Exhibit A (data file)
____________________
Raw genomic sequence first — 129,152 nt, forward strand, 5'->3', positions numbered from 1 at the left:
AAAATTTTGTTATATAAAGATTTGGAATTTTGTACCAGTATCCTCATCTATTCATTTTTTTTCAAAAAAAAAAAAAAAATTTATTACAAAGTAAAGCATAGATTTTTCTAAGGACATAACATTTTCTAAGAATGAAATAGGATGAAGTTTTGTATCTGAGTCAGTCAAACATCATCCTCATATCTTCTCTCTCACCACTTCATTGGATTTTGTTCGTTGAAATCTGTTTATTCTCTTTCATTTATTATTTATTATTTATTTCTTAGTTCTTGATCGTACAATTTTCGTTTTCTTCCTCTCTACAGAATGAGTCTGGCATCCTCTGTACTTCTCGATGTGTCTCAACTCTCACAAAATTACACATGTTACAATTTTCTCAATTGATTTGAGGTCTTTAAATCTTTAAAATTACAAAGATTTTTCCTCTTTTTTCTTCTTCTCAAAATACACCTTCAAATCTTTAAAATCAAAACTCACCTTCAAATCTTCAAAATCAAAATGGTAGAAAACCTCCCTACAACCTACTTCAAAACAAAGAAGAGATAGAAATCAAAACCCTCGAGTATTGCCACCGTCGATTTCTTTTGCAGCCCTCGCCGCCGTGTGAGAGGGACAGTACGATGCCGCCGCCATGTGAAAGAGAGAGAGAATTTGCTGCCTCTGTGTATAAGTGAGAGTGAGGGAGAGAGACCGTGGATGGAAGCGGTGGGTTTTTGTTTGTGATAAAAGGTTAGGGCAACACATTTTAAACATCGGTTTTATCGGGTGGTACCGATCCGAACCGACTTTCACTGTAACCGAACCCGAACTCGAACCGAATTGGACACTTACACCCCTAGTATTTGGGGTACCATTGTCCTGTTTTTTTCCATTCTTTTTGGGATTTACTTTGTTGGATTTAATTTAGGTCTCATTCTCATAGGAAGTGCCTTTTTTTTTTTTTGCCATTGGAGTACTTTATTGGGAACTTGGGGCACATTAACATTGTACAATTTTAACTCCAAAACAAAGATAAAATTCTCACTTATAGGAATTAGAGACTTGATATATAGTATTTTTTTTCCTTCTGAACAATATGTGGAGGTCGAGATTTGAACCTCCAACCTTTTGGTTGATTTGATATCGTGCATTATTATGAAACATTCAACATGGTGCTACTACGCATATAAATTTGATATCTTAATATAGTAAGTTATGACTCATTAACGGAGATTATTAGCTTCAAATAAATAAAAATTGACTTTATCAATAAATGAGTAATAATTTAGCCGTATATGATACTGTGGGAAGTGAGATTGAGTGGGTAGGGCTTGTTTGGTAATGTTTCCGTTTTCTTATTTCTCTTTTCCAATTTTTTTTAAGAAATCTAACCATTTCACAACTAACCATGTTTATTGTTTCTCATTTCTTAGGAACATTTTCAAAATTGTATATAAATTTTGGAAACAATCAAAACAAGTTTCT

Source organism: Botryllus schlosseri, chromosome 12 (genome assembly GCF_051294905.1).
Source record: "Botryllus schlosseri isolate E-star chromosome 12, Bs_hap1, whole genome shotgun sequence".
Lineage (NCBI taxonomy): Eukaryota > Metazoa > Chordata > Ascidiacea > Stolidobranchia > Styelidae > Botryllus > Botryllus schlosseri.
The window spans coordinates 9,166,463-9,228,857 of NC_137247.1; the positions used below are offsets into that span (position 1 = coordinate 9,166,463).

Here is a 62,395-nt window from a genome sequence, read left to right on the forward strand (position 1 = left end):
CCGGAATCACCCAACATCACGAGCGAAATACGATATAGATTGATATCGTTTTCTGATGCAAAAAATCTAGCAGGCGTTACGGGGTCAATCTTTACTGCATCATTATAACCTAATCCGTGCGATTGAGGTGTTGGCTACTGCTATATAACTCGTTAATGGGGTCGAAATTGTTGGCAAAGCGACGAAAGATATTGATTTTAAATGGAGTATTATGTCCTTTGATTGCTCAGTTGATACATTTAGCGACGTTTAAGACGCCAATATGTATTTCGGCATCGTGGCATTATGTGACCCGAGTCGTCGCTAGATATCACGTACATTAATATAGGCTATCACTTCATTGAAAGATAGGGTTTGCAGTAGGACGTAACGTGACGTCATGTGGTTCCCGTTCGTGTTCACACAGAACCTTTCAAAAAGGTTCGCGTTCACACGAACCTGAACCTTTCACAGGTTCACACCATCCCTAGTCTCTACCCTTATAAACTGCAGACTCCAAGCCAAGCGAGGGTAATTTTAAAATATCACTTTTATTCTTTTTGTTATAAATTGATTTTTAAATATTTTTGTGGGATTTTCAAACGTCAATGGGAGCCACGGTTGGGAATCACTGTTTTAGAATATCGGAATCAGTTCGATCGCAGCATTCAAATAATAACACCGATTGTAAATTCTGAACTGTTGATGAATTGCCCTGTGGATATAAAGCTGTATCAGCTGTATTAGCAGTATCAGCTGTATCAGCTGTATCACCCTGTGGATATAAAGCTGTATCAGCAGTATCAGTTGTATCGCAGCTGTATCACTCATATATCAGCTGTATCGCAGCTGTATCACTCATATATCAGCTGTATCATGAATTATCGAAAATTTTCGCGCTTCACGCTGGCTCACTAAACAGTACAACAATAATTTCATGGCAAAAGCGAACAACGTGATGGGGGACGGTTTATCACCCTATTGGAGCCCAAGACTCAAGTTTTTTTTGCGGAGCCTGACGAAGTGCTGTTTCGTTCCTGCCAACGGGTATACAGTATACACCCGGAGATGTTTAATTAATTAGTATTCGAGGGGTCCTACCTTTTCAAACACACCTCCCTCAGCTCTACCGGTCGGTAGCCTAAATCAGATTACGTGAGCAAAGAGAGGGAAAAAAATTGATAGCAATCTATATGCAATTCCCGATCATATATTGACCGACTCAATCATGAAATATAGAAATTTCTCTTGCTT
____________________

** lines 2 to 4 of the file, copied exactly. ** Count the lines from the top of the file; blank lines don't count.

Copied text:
AAAATTTTGTTATATAAAGATTTGGAATTTTGTACCAGTATCCTCATCTATTCATTTTTTTTCAAAAAAAAAAAAAAAATTTATTACAAAGTAAAGCATAGATTTTTCTAAGGACATAACATTTTCTAAGAATGAAATAGGATGAAGTTTTGTATCTGAGTCAGTCAAACATCATCCTCATATCTTCTCTCTCACCACTTCATTGGATTTTGTTCGTTGAAATCTGTTTATTCTCTTTCATTTATTATTTATTATTTATTTCTTAGTTCTTGATCGTACAATTTTCGTTTTCTTCCTCTCTACAGAATGAGTCTGGCATCCTCTGTACTTCTCGATGTGTCTCAACTCTCACAAAATTACACATGTTACAATTTTCTCAATTGATTTGAGGTCTTTAAATCTTTAAAATTACAAAGATTTTTCCTCTTTTTTCTTCTTCTCAAAATACACCTTCAAATCTTTAAAATCAAAACTCACCTTCAAATCTTCAAAATCAAAATGGTAGAAAACCTCCCTACAACCTACTTCAAAACAAAGAAGAGATAGAAATCAAAACCCTCGAGTATTGCCACCGTCGATTTCTTTTGCAGCCCTCGCCGCCGTGTGAGAGGGACAGTACGATGCCGCCGCCATGTGAAAGAGAGAGAGAATTTGCTGCCTCTGTGTATAAGTGAGAGTGAGGGAGAGAGACCGTGGATGGAAGCGGTGGGTTTTTGTTTGTGATAAAAGGTTAGGGCAACACATTTTAAACATCGGTTTTATCGGGTGGTACCGATCCGAACCGACTTTCACTGTAACCGAACCCGAACTCGAACCGAATTGGACACTTACACCCCTAGTATTTGGGGTACCATTGTCCTGTTTTTTTCCATTCTTTTTGGGATTTACTTTGTTGGATTTAATTTAGGTCTCATTCTCATAGGAAGTGCCTTTTTTTTTTTTTGCCATTGGAGTACTTTATTGGGAACTTGGGGCACATTAACATTGTACAATTTTAACTCCAAAACAAAGATAAAATTCTCACTTATAGGAATTAGAGACTTGATATATAGTATTTTTTTTCCTTCTGAACAATATGTGGAGGTCGAGATTTGAACCTCCAACCTTTTGGTTGATTTGATATCGTGCATTATTATGAAACATTCAACATGGTGCTACTACGCATATAAATTTGATATCTTAATATAGTAAGTTATGACTCATTAACGGAGATTATTAGCTTCAAATAAATAAAAATTGACTTTATCAATAAATGAGTAATAATTTAGCCGTATATGATACTGTGGGAAGTGAGATTGAGTGGGTAGGGCTTGTTTGGTAATGTTTCCGTTTTCTTATTTCTCTTTTCCAATTTTTTTTAAGAAATCTAACCATTTCACAACTAACCATGTTTATTGTTTCTCATTTCTTAGGAACATTTTCAAAATTGTATATAAATTTTGGAAACAATCAAAACAAGTTTCT

Source organism: Botryllus schlosseri, chromosome 12 (genome assembly GCF_051294905.1).
Source record: "Botryllus schlosseri isolate E-star chromosome 12, Bs_hap1, whole genome shotgun sequence".